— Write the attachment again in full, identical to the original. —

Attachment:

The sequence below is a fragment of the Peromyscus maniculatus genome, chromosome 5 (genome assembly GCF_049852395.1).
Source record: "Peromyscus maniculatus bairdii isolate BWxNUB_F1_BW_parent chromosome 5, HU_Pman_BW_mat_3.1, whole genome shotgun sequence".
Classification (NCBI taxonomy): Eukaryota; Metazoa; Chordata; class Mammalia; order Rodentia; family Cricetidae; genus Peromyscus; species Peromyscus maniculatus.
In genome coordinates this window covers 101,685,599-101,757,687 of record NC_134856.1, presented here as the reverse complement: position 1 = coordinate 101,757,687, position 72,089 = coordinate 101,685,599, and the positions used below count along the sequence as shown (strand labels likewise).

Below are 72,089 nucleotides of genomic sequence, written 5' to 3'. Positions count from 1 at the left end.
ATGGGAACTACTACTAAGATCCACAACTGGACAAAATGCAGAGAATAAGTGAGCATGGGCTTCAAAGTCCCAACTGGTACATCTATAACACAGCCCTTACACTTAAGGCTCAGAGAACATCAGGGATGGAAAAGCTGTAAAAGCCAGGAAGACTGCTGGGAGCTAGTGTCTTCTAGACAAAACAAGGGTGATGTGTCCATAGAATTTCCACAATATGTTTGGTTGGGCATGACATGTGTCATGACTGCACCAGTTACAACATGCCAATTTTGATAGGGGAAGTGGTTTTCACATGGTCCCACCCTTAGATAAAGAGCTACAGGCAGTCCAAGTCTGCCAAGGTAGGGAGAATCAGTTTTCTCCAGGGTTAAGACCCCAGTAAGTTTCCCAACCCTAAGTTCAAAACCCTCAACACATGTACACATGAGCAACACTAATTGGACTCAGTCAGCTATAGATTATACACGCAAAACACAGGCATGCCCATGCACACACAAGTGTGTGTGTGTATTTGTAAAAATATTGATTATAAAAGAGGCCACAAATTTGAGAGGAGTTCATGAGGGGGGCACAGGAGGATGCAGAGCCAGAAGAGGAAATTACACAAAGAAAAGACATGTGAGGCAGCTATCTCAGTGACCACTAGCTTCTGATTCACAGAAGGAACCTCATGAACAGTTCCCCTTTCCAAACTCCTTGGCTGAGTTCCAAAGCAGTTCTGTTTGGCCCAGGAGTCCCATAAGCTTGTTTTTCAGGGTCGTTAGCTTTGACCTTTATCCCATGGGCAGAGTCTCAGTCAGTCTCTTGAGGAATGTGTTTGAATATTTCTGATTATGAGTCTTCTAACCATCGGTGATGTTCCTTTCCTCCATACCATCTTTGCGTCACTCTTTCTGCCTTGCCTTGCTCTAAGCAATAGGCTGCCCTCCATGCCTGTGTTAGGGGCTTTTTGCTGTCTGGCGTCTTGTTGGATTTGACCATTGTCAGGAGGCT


The sequence below is a fragment of the Peromyscus maniculatus genome, chromosome 5 (genome assembly GCF_049852395.1).
Source record: "Peromyscus maniculatus bairdii isolate BWxNUB_F1_BW_parent chromosome 5, HU_Pman_BW_mat_3.1, whole genome shotgun sequence".
Classification (NCBI taxonomy): Eukaryota; Metazoa; Chordata; class Mammalia; order Rodentia; family Cricetidae; genus Peromyscus; species Peromyscus maniculatus.
In genome coordinates this window covers 101,685,599-101,757,687 of record NC_134856.1, presented here as the reverse complement: position 1 = coordinate 101,757,687, position 72,089 = coordinate 101,685,599, and the positions used below count along the sequence as shown (strand labels likewise).

Below are 72,089 nucleotides of genomic sequence, written 5' to 3'. Positions count from 1 at the left end.
ATGGGAACTACTACTAAGATCCACAACTGGACAAAATGCAGAGAATAAGTGAGCATGGGCTTCAAAGTCCCAACTGGTACATCTATAACACAGCCCTTACACTTAAGGCTCAGAGAACATCAGGGATGGAAAAGCTGTAAAAGCCAGGAAGACTGCTGGGAGCTAGTGTCTTCTAGACAAAACAAGGGTGATGTGTCCATAGAATTTCCACAATATGTTTGGTTGGGCATGACATGTGTCATGACTGCACCAGTTACAACATGCCAATTTTGATAGGGGAAGTGGTTTTCACATGGTCCCACCCTTAGATAAAGAGCTACAGGCAGTCCAAGTCTGCCAAGGTAGGGAGAATCAGTTTTCTCCAGGGTTAAGACCCCAGTAAGTTTCCCAACCCTAAGTTCAAAACCCTCAACACATGTACACATGAGCAACACTAATTGGACTCAGTCAGCTATAGATTATACACGCAAAACACAGGCATGCCCATGCACACACAAGTGTGTGTGTGTATTTGTAAAAATATTGATTATAAAAGAGGCCACAAATTTGAGAGGAGTTCATGAGGGGGGCACAGGAGGATGCAGAGCCAGAAGAGGAAATTACACAAAGAAAAGACATGTGAGGCAGCTATCTCAGTGACCACTAGCTTCTGATTCACAGAAGGAACCTCATGAACAGTTCCCCTTTCCAAACTCCTTGGCTGAGTTCCAAAGCAGTTCTGTTTGGCCCAGGAGTCCCATAAGCTTGTTTTTCAGGGTCGTTAGCTTTGACCTTTATCCCATGGGCAGAGTCTCAGTCAGTCTCTTGAGGAATGTGTTTGAATATTTCTGATTATGAGTCTTCTAACCATCGGTGATGTTCCTTTCCTCCATACCATCTTTGCGTCACTCTTTCTGCCTTGCCTTGCTCTAAGCAATAGGCTGCCCTCCATGCCTGTGTTAGGGGCTTTTTGCTGTCTGGCGTCTTGTTGGATTTGACCATTGTCAGGAGGCT